Also, it is likely that your e-mail will be passed along to someone else—perhaps someone you do not know. Those scattered thoughts and run-on sentences might be some other individual's only exposure to you. Believe me, poor grammar in an e-mail can have an impact.

If your e-mail is a short clip of information, use the same guidelines as you would when creating a memo. If it is a longer correspondence, it should read—and be written—like a letter.

I understand that there are exceptions. A quick yes/no type of clipped response can be appropriate. However, communications of any substance should not take on the roguish and unstructured format that is often present in e-mail correspondence.

The Well-Crafted Paragraph

If you have never been much of a writer, I am going to give you a basic formula for a well-crafted paragraph. Understand that I deviate from this formula often. It is a format to provide a guideline to help organize your writing. After you have learned this and practiced it well, you can depart from this form, too.

Your standard paragraphs should have four to seven sentences. The introductory sentence introduces the main idea or topic. Two to five sentences form the body and should explain the idea introduced in sentence one. The final sentence concludes your thought by reiterating the original topic and the ideas presented in the body.

Example:

Career building is a long-term activity. It requires formulating a plan that involves coordinating skills and desires. After you've formed the plan, you can modify it based on your circumstances. However, a big picture mindset is required to ensure that changes in the plan are not based on reactions or compulsive behavior. Keeping such a perspective greatly enhances career development and opportunities.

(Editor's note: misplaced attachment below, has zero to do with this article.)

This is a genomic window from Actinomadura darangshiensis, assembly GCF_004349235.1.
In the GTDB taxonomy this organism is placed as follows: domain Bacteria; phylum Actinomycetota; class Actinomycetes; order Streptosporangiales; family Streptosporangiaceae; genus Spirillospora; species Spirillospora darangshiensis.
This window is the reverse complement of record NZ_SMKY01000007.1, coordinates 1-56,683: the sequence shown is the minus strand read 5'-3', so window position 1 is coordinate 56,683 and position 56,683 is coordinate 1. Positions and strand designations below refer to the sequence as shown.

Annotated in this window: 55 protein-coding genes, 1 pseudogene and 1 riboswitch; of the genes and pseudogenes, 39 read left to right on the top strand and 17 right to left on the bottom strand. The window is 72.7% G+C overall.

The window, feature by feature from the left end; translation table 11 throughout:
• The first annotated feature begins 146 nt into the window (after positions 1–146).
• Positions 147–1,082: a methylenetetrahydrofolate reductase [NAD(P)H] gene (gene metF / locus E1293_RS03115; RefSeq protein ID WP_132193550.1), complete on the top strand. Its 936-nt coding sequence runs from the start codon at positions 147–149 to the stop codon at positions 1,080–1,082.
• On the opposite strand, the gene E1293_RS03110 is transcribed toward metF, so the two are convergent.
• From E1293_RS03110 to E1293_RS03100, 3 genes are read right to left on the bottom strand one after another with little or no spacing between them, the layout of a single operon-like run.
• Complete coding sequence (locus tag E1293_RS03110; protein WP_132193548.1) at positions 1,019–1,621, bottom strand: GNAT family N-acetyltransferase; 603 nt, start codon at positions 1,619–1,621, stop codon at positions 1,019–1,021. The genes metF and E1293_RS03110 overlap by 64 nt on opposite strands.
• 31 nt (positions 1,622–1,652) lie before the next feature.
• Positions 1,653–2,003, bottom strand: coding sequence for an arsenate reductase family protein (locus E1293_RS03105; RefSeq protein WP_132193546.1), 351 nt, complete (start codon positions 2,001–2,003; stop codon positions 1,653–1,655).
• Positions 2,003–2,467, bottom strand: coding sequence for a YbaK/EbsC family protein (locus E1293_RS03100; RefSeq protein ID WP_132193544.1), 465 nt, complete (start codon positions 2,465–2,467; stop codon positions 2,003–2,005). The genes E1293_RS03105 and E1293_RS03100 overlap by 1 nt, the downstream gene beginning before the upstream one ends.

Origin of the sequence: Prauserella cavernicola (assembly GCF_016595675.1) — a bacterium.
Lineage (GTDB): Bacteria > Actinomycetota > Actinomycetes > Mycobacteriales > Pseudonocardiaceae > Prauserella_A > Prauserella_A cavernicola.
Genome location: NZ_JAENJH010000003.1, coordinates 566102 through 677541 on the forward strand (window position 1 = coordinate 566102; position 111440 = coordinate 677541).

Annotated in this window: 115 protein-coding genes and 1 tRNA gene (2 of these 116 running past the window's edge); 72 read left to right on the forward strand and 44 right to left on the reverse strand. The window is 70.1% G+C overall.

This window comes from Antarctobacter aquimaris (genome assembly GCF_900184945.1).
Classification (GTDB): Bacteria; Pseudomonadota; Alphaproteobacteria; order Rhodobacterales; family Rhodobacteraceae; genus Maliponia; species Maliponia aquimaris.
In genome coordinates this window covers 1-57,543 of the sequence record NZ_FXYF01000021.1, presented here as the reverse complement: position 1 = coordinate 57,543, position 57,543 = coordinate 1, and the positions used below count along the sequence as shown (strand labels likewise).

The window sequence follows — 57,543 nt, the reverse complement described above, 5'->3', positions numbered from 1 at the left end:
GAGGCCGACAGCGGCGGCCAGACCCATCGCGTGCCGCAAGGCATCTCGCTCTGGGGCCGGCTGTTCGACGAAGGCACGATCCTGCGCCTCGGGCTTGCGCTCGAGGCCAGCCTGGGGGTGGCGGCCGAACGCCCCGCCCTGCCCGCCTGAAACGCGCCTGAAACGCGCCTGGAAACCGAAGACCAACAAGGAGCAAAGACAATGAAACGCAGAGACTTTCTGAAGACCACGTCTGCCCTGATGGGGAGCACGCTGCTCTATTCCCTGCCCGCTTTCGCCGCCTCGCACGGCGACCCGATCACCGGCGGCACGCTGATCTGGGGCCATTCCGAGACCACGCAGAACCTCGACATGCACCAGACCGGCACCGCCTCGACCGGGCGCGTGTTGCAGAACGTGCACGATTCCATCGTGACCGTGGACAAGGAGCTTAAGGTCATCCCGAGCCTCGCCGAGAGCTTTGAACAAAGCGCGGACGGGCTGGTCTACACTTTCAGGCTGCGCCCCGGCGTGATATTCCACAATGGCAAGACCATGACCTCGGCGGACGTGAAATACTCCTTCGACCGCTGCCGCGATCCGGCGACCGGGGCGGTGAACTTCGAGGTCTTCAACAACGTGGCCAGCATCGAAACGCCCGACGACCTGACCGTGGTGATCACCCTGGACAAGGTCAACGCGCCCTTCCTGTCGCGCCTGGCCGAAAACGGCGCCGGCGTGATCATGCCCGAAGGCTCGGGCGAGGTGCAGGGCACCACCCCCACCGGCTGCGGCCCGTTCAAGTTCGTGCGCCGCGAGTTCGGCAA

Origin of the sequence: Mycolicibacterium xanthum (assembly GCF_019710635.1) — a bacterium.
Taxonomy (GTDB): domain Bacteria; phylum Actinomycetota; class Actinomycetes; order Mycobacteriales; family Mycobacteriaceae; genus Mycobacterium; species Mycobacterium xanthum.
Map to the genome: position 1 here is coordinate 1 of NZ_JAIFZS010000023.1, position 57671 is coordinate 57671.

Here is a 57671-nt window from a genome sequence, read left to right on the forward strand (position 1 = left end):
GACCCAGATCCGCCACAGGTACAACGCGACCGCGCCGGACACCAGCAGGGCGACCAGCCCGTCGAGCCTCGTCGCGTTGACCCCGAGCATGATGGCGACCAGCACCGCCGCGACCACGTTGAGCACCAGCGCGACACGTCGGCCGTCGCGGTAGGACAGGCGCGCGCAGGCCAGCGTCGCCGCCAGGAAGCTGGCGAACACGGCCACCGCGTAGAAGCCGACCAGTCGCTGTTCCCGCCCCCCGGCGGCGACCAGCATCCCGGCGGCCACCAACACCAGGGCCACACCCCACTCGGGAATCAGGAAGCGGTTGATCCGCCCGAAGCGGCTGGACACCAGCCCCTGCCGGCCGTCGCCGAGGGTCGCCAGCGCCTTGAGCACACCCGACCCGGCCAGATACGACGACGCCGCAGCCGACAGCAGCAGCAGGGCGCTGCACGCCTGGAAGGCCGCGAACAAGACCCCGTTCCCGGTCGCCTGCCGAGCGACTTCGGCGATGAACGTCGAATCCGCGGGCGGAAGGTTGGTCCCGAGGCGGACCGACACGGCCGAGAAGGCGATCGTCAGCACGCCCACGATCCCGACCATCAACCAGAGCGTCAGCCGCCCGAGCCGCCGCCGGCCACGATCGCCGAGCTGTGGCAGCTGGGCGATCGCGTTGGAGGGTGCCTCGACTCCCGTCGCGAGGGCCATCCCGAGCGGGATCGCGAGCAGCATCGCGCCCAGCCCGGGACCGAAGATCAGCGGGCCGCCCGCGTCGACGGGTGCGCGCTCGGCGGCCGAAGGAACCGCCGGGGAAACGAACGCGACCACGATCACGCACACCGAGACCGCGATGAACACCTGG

I'll admit it: The paragraph isn't great. But it does have a natural starting and ending point. The last sentence effectively summarizes the information presented. You would do well to follow this structure and pattern.

But what about the rest of your document? You now have a formula for writing a paragraph, but maybe you still can't put together a document.

The Well-Crafted Page

Fortunately, the formula for writing an effective paragraph can be used quite nicely to write a longer piece, too. In fact, the formula works well to organize thoughts in general.

When writing a longer piece, such as a memo, use the following formula:

  • Paragraph one— Introduces the main idea or ideas to be conveyed in the memo.
  • Paragraphs two through four— Provide content for the ideas to be conveyed. Each paragraph, of course, still follows the simple guideline outlined earlier.
  • Conclusion paragraph— Summarizes the ideas presented and wraps up the document by issuing a decision or call to action on the ideas presented.

I am not advocating that all business correspondence should be 25 sentences long (5 paragraphs x 5 sentences each). The formula simply provides guidelines for those who are unfamiliar or unpracticed in writing.

Your writing will improve with use. And as it does, you will feel comfortable enough to move away from the formulas presented here. However, I still find myself following these same guidelines when words or ideas are hard to come by. They are highly effective.